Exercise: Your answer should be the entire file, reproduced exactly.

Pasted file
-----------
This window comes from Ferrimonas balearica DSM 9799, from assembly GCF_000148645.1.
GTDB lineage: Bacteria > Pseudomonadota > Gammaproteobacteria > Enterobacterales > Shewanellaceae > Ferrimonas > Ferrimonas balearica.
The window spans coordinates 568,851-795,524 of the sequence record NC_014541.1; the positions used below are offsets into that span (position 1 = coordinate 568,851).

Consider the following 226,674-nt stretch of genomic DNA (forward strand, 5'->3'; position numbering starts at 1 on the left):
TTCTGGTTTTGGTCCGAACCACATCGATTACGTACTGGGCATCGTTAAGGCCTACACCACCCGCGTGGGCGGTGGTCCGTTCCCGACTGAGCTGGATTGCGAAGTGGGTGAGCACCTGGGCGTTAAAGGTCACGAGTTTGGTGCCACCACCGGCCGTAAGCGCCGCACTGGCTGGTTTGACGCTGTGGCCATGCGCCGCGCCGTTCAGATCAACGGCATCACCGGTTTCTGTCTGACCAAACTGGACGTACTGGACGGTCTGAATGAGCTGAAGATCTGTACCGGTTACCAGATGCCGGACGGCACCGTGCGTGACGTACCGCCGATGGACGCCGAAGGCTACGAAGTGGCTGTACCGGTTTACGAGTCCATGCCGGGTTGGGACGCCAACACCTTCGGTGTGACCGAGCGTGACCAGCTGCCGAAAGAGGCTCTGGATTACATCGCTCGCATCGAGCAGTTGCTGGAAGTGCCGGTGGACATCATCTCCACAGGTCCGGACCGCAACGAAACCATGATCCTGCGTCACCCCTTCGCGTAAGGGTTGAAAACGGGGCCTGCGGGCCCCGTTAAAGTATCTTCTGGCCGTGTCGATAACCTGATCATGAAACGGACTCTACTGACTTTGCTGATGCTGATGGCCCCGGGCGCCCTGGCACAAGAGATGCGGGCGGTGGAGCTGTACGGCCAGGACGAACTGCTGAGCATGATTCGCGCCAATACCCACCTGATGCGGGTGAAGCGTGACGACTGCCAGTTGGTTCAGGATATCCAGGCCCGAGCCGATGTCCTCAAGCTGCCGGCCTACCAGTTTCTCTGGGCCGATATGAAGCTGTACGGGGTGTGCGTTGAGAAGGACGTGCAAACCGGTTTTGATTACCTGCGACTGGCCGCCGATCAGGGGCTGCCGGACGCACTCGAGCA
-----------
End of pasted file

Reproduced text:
This window comes from Ferrimonas balearica DSM 9799, from assembly GCF_000148645.1.
GTDB lineage: Bacteria > Pseudomonadota > Gammaproteobacteria > Enterobacterales > Shewanellaceae > Ferrimonas > Ferrimonas balearica.
The window spans coordinates 568,851-795,524 of the sequence record NC_014541.1; the positions used below are offsets into that span (position 1 = coordinate 568,851).

Consider the following 226,674-nt stretch of genomic DNA (forward strand, 5'->3'; position numbering starts at 1 on the left):
TTCTGGTTTTGGTCCGAACCACATCGATTACGTACTGGGCATCGTTAAGGCCTACACCACCCGCGTGGGCGGTGGTCCGTTCCCGACTGAGCTGGATTGCGAAGTGGGTGAGCACCTGGGCGTTAAAGGTCACGAGTTTGGTGCCACCACCGGCCGTAAGCGCCGCACTGGCTGGTTTGACGCTGTGGCCATGCGCCGCGCCGTTCAGATCAACGGCATCACCGGTTTCTGTCTGACCAAACTGGACGTACTGGACGGTCTGAATGAGCTGAAGATCTGTACCGGTTACCAGATGCCGGACGGCACCGTGCGTGACGTACCGCCGATGGACGCCGAAGGCTACGAAGTGGCTGTACCGGTTTACGAGTCCATGCCGGGTTGGGACGCCAACACCTTCGGTGTGACCGAGCGTGACCAGCTGCCGAAAGAGGCTCTGGATTACATCGCTCGCATCGAGCAGTTGCTGGAAGTGCCGGTGGACATCATCTCCACAGGTCCGGACCGCAACGAAACCATGATCCTGCGTCACCCCTTCGCGTAAGGGTTGAAAACGGGGCCTGCGGGCCCCGTTAAAGTATCTTCTGGCCGTGTCGATAACCTGATCATGAAACGGACTCTACTGACTTTGCTGATGCTGATGGCCCCGGGCGCCCTGGCACAAGAGATGCGGGCGGTGGAGCTGTACGGCCAGGACGAACTGCTGAGCATGATTCGCGCCAATACCCACCTGATGCGGGTGAAGCGTGACGACTGCCAGTTGGTTCAGGATATCCAGGCCCGAGCCGATGTCCTCAAGCTGCCGGCCTACCAGTTTCTCTGGGCCGATATGAAGCTGTACGGGGTGTGCGTTGAGAAGGACGTGCAAACCGGTTTTGATTACCTGCGACTGGCCGCCGATCAGGGGCTGCCGGACGCACTCGAGCA